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Author: John Bergeran, Robert Raiford Professor and Professor of Medicine, McGill University
During the first week of New Year, resolution often tries to learn new behaviors that improve health. We hope that old bad habits will disappear and new healthy habits will be automatically created.
But how does our brain learn new programs and are re-programmed to ensure retention?
In 1949, Canadian psychologist Donald Hab proposed the theory of the Hebrew learning how the learning process transforms into long-term memory. In this way, healthy habits retain automatically after their continuous repetition.
Learning and memory are the result of how our brain cells (neurons) interact with each other. When we know, neurons communicate through a nuclear transmission that produces memory circuits. Long term is known as power-station (LTP), the learning process is repeated more often, the transmission continues and a stronger memory circuit becomes more frequent. Neurons have this unique ability to create and strengthen synaptic connections through frequent activation that leads to the learning of the heliens.
Memory and hippocampus
To understand the brain, there is a need to check through various approaches and various features. The field of cognitive neuroscience was initially developed by a few pioneers. Their experimental designs and observations have led to the foundation for how today understands education and memory.
Donald Hab's contribution to McGill University is a driving force to illustrate memory. Under his supervision, neuropsychologist Brenda Milner studied the patient with unstable memory after lobectomy. More studies with Neurosurgeon Wilder Penfield make Milner able to study memory and learn from patients after brain surgeries.
When the success of Malner was removed from the hippocampus on both sides of the brain, there was a fracture while studying the patient. She noted that the patient can still learn new tasks but could not transfer them to long-term memory. In this way, the identity of the hippocampus was identified as the necessary place for the transfer of short-term memory, where long-term memory is studied in Hebrew.
In 2014, at the age of 95, at the age of 95, Milner won the Norwegian Cavel Award in Neuroscience for the important discovery in the hippocampus memory in 1957.
In 2014, the poet was awarded the Neuroscientist John O Café, who discovered that the hippocampus has set the cells to make cognitive maps, so that one can go from one place to another through our memory. Okeeffe also received the Nobel Prize in Medicine in 2014.
Often, neurotransmitter activation in the hippocampus leads to memory remembered by neurosentist Tim Bliss; For this research, Bliss received the Brain Prize of the London Book Foundation in 2016.
Taken together, Millner, Bliss and A & # 39; Café Heb founded its famous autonomous theory: "Neurons are wired together."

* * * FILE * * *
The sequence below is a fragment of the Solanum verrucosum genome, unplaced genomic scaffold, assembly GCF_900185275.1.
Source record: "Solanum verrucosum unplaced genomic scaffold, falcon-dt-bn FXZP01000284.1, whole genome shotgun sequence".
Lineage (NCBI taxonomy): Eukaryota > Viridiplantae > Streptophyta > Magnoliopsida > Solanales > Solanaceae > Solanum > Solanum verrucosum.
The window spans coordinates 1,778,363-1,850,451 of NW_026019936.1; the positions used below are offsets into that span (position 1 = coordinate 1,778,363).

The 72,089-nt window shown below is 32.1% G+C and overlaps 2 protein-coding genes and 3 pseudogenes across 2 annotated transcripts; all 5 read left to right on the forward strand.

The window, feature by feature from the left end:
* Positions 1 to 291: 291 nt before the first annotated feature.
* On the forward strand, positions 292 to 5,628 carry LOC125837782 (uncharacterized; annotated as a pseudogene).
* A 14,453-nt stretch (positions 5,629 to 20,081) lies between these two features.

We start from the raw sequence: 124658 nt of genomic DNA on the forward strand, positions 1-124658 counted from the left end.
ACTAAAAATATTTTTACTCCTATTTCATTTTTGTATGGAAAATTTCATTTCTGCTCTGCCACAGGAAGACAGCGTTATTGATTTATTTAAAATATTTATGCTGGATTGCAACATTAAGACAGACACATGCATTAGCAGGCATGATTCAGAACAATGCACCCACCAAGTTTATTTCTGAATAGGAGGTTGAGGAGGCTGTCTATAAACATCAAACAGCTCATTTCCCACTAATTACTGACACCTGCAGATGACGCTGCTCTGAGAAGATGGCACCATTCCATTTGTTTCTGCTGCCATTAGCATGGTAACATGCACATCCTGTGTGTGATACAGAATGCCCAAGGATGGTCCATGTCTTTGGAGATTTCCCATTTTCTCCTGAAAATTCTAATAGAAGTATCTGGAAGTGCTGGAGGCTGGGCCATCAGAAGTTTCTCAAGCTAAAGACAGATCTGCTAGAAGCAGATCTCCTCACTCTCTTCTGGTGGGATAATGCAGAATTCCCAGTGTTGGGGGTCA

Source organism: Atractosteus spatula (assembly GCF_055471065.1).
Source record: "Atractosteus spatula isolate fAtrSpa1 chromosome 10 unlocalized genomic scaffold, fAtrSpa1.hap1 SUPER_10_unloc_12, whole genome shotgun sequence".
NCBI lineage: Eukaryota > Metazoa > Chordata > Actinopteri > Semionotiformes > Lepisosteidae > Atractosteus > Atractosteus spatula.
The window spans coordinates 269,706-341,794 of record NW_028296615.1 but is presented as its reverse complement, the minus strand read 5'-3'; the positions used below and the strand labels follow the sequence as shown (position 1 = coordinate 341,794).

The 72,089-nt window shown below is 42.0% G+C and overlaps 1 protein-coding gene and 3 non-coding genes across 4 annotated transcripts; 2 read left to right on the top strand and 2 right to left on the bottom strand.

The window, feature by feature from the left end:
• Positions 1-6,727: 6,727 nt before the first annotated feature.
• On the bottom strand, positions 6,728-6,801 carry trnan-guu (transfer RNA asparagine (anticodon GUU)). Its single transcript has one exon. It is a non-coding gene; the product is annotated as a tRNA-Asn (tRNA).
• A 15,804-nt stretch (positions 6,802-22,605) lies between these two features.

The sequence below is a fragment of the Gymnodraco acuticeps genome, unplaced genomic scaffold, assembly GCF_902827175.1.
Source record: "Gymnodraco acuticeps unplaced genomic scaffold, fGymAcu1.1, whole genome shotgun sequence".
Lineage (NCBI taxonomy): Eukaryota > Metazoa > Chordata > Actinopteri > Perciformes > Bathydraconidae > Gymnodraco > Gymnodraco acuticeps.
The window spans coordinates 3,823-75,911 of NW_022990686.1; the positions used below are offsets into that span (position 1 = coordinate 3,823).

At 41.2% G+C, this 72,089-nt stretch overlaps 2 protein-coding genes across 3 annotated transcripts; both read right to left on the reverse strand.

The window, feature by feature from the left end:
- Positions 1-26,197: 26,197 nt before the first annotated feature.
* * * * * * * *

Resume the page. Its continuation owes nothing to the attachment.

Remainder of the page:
Memory in human animals
The main progress in non-human creatures teaches us about the method of memory that can be applied to mankind. Eric Kandel of Columbia University was awarded the Nobel Prize in 2000 for the sharp selection of sea snail (aphelsia) to understand herbian learning.
Candle produced specific evidence that memory is a consequence of repeated signs of neuron that responds to the learning process which will stimulate the production of ribonucleic acid (RNA). The final result was a new protein expression that enhances the synergistic connections.
The front leap went further to McGill when nuclear biologist Nahum Sønenberg opened a key mechanism that regulates memory formation in the hippocampus, hence the protein synthesis factor. This finding has shown that during the formation of memory, it is the initial factor in protein synthesis in the nucleon of the hippocampus that affects the reproduction needed for the generation of "wiring" of new synaptic connections.
Scientists working on the control of protein synthesis in Sonnenberg's work shook the world. Peter Walter, a nuclear biologist, was contacted by Sonenberg, one of the most famous in this area. Together, they identified the chemical compound called ISRIB, which would affect the initial reaction of the same protein synthesis detected by the Sonbenb.
After the administration of ISRiB, the results were amazing with a remarkable improvement in the memory of the mouse. Walter now broadens to include memory rehabilitation in a brain traumatic mouse.
Today, any progress has been made to investigate the memory disorders in humans – age-related memory loss, from dementia to Alzheimer's – at the epidemic level near the elderly. According to the World Health Organization estimates, 10 million patients are diagnosed with the sole dementia every year, with a total global total of 50 million.
John Bergeran Kathleen Dickson is credited as a co-author.
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